There is a growing realization that many adolescents with hearing loss require special attention. Despite the benefits of early diagnosis, early amplification, and early intervention, some adolescents with hearing loss do not achieve age-equivalent developmental milestones. The purpose of this book is to assist auditory (re)habilitation practitioners in mitigating the negative effects of hearing loss on communicative, socio-emotional, and academic performance of
adolescents who rely on auditory-based spoken language to communicate. It is essential that adolescents whose parents chose auditory-based spoken language receive systematic, consistent, well-planned, appropriate auditory (re)habilitation.
In Auditory (Re)Habilitation for Adolescents with Hearing Loss, Jill Duncan, Ellen A. Rhoades, and Elizabeth Fitzpatrick provide practitioners with key milestones considered fundamental to understanding adolescents with hearing loss as well as a pedagogical foundation and general intervention strategies for both planning and direct face-to-face (re)habilitation with adolescents. The authors summarize important issues related to the spoken language development of adolescents, focus on
aspects of communication that are functionally relevant to adolescents with hearing loss, and provide strategies for facilitating auditory-based spoken communication skills. They conclude with a discussion of factors influencing auditory (re)habilitation, both in service delivery and outcomes, and provide the
application of theory to practice through a demonstration of case studies.
Jill Duncan is an academic in deaf education and auditory-verbal practice. She has held educational leadership positions in Australia and the United States. Her research focuses on adolescents with hearing loss, their families and practitioners who serve them. She has received many national and international awards for innovation and service in the field of deaf education. Ellen A. Rhoades is an international consultant-lecturer-mentor whose awards include 'Outstanding Auditor-Verbal Clinician of the Year' from Auditory-Verbal International, 'Outstanding Professional of the Year' and 'Outstanding Program of the Year' from AG Bell, and 'Nitchie Award in Human Communications' from the League for the Hard of Hearing. An auditory-verbal therapist for 40+ years, she established and directed four auditory-verbal programs. Due to congenital deafness, she is a bilateral cochlear implantee. Elizabeth M. Fitzpatrick is an associate professor in audiology and auditory-verbal studies at the University of Ottawa. She worked clinically in auditory (re)habilitation and audiology for more than 25 years, holding positions as audiologist, therapist, and manager. Her research and publications cover the spectrum from infants to adults. She holds a Canadian Institutes of Health Research New Investigator Award.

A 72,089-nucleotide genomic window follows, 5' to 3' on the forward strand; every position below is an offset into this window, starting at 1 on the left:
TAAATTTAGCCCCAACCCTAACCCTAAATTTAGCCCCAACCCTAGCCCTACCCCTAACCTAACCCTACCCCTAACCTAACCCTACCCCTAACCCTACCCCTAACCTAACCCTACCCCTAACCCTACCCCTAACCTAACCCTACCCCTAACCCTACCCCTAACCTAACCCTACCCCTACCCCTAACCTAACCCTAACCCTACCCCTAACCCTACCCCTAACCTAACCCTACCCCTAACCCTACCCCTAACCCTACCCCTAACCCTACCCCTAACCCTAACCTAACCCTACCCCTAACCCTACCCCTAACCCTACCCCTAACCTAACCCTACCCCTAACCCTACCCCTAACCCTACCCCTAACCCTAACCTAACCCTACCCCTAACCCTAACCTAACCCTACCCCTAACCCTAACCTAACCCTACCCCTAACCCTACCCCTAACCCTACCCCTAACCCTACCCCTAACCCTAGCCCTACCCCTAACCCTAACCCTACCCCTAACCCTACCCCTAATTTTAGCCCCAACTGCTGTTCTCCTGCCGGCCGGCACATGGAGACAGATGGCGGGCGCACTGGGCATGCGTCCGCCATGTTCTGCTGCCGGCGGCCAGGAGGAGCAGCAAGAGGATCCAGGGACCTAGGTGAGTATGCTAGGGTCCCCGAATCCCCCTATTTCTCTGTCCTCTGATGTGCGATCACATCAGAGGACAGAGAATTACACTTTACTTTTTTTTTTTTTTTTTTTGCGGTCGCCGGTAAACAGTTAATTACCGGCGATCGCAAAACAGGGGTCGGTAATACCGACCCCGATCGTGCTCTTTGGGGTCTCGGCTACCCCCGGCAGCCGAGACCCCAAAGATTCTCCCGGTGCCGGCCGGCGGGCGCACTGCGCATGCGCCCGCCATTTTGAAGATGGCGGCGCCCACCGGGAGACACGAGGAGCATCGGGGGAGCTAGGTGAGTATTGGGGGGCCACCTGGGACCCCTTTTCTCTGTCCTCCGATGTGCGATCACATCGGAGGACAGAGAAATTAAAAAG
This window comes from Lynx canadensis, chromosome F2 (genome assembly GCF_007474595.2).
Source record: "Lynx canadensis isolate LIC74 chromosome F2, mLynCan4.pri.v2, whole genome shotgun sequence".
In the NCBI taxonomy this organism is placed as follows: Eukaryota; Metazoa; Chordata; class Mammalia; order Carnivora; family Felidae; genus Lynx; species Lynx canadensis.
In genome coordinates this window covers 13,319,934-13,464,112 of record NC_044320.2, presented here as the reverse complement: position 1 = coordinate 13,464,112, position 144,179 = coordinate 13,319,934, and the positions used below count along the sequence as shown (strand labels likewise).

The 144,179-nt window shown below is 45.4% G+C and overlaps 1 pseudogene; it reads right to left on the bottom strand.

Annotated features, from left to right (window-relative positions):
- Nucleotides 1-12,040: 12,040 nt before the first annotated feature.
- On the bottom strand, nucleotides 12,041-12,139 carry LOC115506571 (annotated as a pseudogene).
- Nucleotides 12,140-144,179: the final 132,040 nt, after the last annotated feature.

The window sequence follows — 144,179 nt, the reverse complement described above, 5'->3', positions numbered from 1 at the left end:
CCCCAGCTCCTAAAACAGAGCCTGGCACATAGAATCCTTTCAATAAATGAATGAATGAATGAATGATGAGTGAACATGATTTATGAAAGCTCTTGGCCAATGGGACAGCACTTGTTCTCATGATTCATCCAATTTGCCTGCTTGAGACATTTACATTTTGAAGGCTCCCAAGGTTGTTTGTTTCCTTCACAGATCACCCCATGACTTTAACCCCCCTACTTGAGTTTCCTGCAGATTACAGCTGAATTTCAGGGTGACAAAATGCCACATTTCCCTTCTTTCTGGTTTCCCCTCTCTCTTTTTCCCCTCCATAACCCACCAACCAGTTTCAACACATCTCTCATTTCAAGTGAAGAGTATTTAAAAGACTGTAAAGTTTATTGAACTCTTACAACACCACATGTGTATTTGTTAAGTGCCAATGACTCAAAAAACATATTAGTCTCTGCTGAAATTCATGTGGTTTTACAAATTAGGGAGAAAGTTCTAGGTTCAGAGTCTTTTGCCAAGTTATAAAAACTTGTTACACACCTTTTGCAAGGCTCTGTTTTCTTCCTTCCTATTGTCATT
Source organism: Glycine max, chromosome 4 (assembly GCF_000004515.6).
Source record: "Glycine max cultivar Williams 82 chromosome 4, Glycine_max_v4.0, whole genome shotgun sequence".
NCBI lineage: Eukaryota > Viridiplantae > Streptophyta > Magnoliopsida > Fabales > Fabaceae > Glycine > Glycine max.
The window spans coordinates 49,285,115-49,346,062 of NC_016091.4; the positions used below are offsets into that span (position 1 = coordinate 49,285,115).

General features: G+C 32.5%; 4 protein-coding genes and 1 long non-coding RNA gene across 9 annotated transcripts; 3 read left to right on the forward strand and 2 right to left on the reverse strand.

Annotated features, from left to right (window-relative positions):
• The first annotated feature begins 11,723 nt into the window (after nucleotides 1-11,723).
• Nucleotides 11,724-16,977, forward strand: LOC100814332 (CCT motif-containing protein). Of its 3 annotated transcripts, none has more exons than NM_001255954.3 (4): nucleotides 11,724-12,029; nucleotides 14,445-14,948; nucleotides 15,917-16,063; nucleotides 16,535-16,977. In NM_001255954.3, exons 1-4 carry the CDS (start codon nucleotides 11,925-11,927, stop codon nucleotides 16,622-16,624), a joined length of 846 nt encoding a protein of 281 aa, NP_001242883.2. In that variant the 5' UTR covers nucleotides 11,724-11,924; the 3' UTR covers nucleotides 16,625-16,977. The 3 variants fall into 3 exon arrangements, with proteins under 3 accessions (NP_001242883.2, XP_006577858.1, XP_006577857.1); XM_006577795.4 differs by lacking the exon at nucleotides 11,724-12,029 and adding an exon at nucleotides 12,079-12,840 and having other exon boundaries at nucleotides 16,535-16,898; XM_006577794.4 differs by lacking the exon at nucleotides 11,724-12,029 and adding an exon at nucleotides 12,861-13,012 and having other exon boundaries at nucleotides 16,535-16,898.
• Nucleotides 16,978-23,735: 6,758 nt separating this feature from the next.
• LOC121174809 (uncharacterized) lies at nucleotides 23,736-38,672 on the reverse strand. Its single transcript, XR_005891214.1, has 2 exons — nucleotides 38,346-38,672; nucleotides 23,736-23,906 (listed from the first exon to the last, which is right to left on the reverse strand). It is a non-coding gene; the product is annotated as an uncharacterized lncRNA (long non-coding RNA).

Acknowledgements ; Chapter 1. Introduction to Auditory (Re)habilitation for Adolescents ; Chapter 2. Developmental Considerations Fundamental to Understanding Adolescents with Hearing Loss ; Chapter 3. Theories, Philosophies, and Perspectives Underpinning Auditory (Re)habilitation for Adolescents ; Chapter 4. Auditory (Re)habilitation Framework and Pedagogical Practices ; Chapter 5. Audiological Management for Adolescents with Hearing Loss ; Chapter 6. Adolescent Spoken Communication ; Chapter 7. Communication Assessment in Adolescent Auditory (Re)habilitation ; Chapter 8. Literacy and Auditory (Re)habilitation ; Chapter 9. Auditory-based Communication Skills ; Chapter 10. Adolescents with Hearing Loss: Enhancing Learning Potential via Personal Resources ; Chapter 11. Strategies For Facilitating Social Communication of Adolescents With Hearing Loss ; Chapter 12. Computer-Mediated Communication and Its Importance to Adolescents with Hearing Loss ; Chapter 13. Stakeholder Characteristics Influencing the Auditory (Re)habilitation Process For Adolescents With Hearing Loss ; Chapter 14. Theory To Practice In Auditory (Re)habilitation For Adolescents: Two Case Studies ; References